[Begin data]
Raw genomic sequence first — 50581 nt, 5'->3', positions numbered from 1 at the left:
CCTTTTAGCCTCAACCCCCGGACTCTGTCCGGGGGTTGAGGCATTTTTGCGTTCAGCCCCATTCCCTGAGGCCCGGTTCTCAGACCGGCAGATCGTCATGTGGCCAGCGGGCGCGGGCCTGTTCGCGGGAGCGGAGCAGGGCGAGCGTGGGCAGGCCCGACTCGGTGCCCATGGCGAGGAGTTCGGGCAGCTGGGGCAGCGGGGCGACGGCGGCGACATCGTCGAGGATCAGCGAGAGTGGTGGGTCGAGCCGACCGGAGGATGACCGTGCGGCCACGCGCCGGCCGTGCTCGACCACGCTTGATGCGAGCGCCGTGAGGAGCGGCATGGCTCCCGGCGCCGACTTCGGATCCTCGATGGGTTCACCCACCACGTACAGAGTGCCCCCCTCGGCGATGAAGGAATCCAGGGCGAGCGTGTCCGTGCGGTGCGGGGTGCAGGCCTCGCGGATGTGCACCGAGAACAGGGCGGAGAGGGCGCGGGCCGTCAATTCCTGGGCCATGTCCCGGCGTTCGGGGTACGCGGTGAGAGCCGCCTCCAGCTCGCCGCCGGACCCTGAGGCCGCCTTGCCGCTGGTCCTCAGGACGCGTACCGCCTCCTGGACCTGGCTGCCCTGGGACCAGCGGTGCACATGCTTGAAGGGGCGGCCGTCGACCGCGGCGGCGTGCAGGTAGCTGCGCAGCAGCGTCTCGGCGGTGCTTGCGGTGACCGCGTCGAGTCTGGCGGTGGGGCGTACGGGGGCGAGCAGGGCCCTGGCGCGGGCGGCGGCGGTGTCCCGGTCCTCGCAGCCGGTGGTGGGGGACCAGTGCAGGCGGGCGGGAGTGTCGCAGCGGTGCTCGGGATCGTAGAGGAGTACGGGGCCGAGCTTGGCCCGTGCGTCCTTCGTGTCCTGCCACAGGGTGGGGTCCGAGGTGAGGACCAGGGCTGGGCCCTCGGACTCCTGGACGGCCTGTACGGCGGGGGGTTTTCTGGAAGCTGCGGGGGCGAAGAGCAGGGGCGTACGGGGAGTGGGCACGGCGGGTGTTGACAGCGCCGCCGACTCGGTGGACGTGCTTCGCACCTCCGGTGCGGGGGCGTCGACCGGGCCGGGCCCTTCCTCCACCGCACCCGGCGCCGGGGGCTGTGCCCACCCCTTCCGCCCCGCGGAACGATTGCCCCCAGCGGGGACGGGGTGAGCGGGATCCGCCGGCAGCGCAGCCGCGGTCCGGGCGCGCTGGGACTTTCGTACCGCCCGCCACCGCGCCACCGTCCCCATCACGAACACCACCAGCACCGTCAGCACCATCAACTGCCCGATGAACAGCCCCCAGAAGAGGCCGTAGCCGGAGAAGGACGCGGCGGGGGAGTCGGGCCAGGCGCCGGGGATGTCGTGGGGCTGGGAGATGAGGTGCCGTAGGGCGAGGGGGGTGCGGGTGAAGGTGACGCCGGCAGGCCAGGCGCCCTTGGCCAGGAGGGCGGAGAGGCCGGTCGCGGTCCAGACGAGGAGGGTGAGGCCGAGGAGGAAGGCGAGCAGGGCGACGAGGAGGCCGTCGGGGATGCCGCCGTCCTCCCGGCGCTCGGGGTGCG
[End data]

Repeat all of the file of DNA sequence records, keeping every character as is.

Raw genomic sequence first — 50581 nt, 5'->3', positions numbered from 1 at the left:
CCTTTTAGCCTCAACCCCCGGACTCTGTCCGGGGGTTGAGGCATTTTTGCGTTCAGCCCCATTCCCTGAGGCCCGGTTCTCAGACCGGCAGATCGTCATGTGGCCAGCGGGCGCGGGCCTGTTCGCGGGAGCGGAGCAGGGCGAGCGTGGGCAGGCCCGACTCGGTGCCCATGGCGAGGAGTTCGGGCAGCTGGGGCAGCGGGGCGACGGCGGCGACATCGTCGAGGATCAGCGAGAGTGGTGGGTCGAGCCGACCGGAGGATGACCGTGCGGCCACGCGCCGGCCGTGCTCGACCACGCTTGATGCGAGCGCCGTGAGGAGCGGCATGGCTCCCGGCGCCGACTTCGGATCCTCGATGGGTTCACCCACCACGTACAGAGTGCCCCCCTCGGCGATGAAGGAATCCAGGGCGAGCGTGTCCGTGCGGTGCGGGGTGCAGGCCTCGCGGATGTGCACCGAGAACAGGGCGGAGAGGGCGCGGGCCGTCAATTCCTGGGCCATGTCCCGGCGTTCGGGGTACGCGGTGAGAGCCGCCTCCAGCTCGCCGCCGGACCCTGAGGCCGCCTTGCCGCTGGTCCTCAGGACGCGTACCGCCTCCTGGACCTGGCTGCCCTGGGACCAGCGGTGCACATGCTTGAAGGGGCGGCCGTCGACCGCGGCGGCGTGCAGGTAGCTGCGCAGCAGCGTCTCGGCGGTGCTTGCGGTGACCGCGTCGAGTCTGGCGGTGGGGCGTACGGGGGCGAGCAGGGCCCTGGCGCGGGCGGCGGCGGTGTCCCGGTCCTCGCAGCCGGTGGTGGGGGACCAGTGCAGGCGGGCGGGAGTGTCGCAGCGGTGCTCGGGATCGTAGAGGAGTACGGGGCCGAGCTTGGCCCGTGCGTCCTTCGTGTCCTGCCACAGGGTGGGGTCCGAGGTGAGGACCAGGGCTGGGCCCTCGGACTCCTGGACGGCCTGTACGGCGGGGGGTTTTCTGGAAGCTGCGGGGGCGAAGAGCAGGGGCGTACGGGGAGTGGGCACGGCGGGTGTTGACAGCGCCGCCGACTCGGTGGACGTGCTTCGCACCTCCGGTGCGGGGGCGTCGACCGGGCCGGGCCCTTCCTCCACCGCACCCGGCGCCGGGGGCTGTGCCCACCCCTTCCGCCCCGCGGAACGATTGCCCCCAGCGGGGACGGGGTGAGCGGGATCCGCCGGCAGCGCAGCCGCGGTCCGGGCGCGCTGGGACTTTCGTACCGCCCGCCACCGCGCCACCGTCCCCATCACGAACACCACCAGCACCGTCAGCACCATCAACTGCCCGATGAACAGCCCCCAGAAGAGGCCGTAGCCGGAGAAGGACGCGGCGGGGGAGTCGGGCCAGGCGCCGGGGATGTCGTGGGGCTGGGAGATGAGGTGCCGTAGGGCGAGGGGGGTGCGGGTGAAGGTGACGCCGGCAGGCCAGGCGCCCTTGGCCAGGAGGGCGGAGAGGCCGGTCGCGGTCCAGACGAGGAGGGTGAGGCCGAGGAGGAAGGCGAGCAGGGCGACGAGGAGGCCGTCGGGGATGCCGCCGTCCTCCCGGCGCTCGGGGTGCG